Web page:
Tuesday, June 28, 2011

Songs that were shuffled in... (Billy Idol, Julius Airwave, & The Shins)

Ahhh, it is so close to vacation. Granted it’s just a long weekend, but four glorious days of hanging around my house watching woman’s pron (e.g. HGTV - Wanna know what really turns women on? Watching sweaty men in tight shirts expertly fix home improvement disasters like a Superman), painting, and practicing my guitar. What can I say? I’m a simple girl, and I enjoy the little luxuries of a lovely staycation.

I have been so focused on my music lessons that I haven’t spent a ton of time listening to music. My picks this week are more about what I’m learning and what my lovely little iPod keeps insisting on playing.
Billy Idol – White Wedding

My absolute, most favorite guilty pleasure is and has always been Billy Idol. I grew up in a time when he ruled MTV. Rebel Yell always sounded like perfection to me, and I loved singing more more more along with him. It has led to more car dancing that I care to admit. I’m currently teaching myself how to play this song. I can’t listen to it without wanting to totally rock out and own it.

Julius Airwave – Nannerl

I can’t remember how I came across this band, but for a good two years I would listen to this album on a daily basis at work. There’s a perfection to the songs. They fit a specific moment in my life. Any time my iPod wants to throw me for a loop, it will shuffle this particular song in. Mess me up. You mess me up all day and I love it...

The Shins – Girl Sailor

The Shins fall into the same category as Julius Airwave. For a segment of my life, I listened to them non-stop and worshipped the sound of their music. Every time Turn On Me comes one, I still have to exclaim to myself just how much I love it. Today alone, I think that Girl Sailor has shuffled like 3 times (out of the 6500 songs on my iPod!). Who am I to judge the fates if they’re trying to tell me something?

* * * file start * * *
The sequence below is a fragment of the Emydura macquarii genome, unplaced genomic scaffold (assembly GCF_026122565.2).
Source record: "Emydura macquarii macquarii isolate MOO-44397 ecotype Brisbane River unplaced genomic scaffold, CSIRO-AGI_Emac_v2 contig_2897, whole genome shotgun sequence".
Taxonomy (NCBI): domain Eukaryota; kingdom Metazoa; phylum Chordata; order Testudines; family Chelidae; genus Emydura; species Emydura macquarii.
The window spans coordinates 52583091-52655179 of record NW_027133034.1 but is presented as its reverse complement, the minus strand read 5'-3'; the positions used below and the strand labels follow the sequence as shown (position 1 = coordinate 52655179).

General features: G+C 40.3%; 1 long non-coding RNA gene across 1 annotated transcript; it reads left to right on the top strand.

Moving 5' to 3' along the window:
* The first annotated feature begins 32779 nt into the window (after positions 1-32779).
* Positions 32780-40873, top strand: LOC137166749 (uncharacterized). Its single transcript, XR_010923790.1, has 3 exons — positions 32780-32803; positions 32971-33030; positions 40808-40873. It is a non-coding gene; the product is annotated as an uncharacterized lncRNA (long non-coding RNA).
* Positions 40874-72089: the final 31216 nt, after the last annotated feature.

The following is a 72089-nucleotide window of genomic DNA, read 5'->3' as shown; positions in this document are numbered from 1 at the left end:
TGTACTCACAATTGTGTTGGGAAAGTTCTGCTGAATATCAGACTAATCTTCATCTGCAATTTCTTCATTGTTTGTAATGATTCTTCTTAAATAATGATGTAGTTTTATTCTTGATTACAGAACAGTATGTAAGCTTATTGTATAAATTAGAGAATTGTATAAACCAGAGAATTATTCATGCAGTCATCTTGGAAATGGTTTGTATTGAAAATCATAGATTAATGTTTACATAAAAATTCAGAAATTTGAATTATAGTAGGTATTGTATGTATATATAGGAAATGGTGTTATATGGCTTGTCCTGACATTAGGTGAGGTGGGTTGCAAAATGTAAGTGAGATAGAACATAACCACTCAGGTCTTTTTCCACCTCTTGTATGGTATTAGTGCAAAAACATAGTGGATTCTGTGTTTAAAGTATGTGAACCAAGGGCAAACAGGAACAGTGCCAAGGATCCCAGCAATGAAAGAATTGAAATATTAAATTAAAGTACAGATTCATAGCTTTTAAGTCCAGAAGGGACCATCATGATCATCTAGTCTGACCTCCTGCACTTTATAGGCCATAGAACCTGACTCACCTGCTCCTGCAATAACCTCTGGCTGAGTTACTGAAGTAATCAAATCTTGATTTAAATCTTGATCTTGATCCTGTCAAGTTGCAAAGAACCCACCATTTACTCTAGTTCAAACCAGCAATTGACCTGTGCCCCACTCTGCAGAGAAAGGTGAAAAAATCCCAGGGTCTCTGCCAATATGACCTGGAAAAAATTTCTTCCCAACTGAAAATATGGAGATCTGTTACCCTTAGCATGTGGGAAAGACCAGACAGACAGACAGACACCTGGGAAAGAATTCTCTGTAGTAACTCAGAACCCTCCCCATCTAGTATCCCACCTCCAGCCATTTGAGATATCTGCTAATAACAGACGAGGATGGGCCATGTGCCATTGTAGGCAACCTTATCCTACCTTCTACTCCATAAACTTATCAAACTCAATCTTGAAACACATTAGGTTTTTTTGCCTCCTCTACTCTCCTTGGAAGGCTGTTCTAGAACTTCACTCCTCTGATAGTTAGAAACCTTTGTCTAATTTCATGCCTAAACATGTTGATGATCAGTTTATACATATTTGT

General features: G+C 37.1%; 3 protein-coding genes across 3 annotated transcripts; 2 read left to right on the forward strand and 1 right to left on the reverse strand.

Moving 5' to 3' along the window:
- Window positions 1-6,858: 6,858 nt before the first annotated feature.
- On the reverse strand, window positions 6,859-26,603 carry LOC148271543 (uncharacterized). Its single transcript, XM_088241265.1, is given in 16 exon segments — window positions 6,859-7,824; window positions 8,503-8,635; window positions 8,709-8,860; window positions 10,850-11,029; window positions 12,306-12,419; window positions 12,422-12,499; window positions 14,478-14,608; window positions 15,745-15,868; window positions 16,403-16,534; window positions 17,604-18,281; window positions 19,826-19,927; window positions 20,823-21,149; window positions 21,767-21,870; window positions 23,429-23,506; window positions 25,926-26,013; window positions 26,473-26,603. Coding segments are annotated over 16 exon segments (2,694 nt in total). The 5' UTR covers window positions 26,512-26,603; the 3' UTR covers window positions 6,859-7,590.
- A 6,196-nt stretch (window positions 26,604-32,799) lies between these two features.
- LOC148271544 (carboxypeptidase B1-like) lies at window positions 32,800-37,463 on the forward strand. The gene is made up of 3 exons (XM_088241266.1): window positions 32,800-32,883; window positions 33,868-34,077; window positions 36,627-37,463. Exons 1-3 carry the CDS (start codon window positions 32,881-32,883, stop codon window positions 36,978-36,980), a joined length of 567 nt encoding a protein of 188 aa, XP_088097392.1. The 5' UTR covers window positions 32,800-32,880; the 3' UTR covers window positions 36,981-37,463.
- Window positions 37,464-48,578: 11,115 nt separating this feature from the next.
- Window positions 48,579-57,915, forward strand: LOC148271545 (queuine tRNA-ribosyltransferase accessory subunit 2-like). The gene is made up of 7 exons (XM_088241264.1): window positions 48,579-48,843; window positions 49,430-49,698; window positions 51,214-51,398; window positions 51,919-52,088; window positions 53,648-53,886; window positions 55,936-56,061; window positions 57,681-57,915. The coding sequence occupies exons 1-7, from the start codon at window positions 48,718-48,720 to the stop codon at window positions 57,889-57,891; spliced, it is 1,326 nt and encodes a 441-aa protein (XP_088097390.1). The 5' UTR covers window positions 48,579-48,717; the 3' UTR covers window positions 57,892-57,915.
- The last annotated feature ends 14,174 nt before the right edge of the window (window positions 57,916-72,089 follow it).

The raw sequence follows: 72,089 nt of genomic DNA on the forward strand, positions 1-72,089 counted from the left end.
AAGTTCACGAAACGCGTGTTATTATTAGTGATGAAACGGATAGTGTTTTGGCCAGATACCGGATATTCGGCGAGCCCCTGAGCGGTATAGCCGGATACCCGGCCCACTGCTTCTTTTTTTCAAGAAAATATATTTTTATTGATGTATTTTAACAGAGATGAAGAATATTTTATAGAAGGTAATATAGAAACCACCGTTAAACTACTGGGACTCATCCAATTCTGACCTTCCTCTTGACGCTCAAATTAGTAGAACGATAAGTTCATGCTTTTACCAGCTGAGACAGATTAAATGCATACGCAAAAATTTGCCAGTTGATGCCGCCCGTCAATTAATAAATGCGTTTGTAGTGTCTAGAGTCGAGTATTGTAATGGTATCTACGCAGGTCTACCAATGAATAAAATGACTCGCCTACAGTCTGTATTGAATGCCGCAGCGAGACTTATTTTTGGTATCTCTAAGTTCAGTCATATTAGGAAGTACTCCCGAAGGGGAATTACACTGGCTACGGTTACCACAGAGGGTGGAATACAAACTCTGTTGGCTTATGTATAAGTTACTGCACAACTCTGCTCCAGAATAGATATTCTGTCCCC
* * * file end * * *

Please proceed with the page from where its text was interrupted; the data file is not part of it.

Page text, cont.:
Tuesday, June 14, 2011

2011 Books 14 - 18: Some Added Emotion, Please and Thank You

14: A Shadow Falls – Nick Brandt

This one probably is more like cheating because there wasn’t much to read, but I loved the book so much that I had to write about it. Awhile back, a friend at work sent me a forwarded email with a bunch of Nick Brandt’s photos. I was completely blown away and intrigued. I read about him on his website and then was so sad to find that a bunch of the elephants that were photographed had been slaughtered. In all honesty, I was heartbroken and might have cried a bit (err… a lot). After such an emotional reaction, I bought the book. I’ve always been interested in photography, I love elephants, and it felt like a really good thing to support. When I received the book, I spent the afternoon studying each photo. I was completely lost in the beauty of the images. So for that reason alone, I share this.

15: In Zanesville : a novel - Jo Ann Beard

I wanted to love this book. The concept was great. The setting was similar to my own adolescent hometown (I was first interested in the book because I thought it was set in Zanesville, OH and I’m originally from Ohio). The characters were interesting, well-developed, and likeable. It also made me laugh a lot. However, it lacked plot. It was more of a random gathering of stories, a slice of these teenage girls’ lives. So much time and effort was put into developing these interesting pieces of the plot (the babysitting fiasco, all of the clothes on layaway, the fear of her father’s suicide, the family’s money issues, etc.), but none of these things are ever dealt with. I felt like I invested a lot of time and energy and then the book just fizzled out at the end.

16: How to Talk to Famous People and Make Your Grandma Laugh - Tommy Leonard

This book was pretty odd, but it did make me laugh and entertained me when I couldn’t sleep one morning. I enjoyed the randomness of it and equate it to hanging out with that really weird friend that talks mostly nonsense and then comes out with random gems of insight. It didn’t change my life, but it was definitely entertaining enough. I’m still a little foggy at the general purpose of the book, but sometimes that’s ok.

17: Preludes & Nocturnes - Neil Gaiman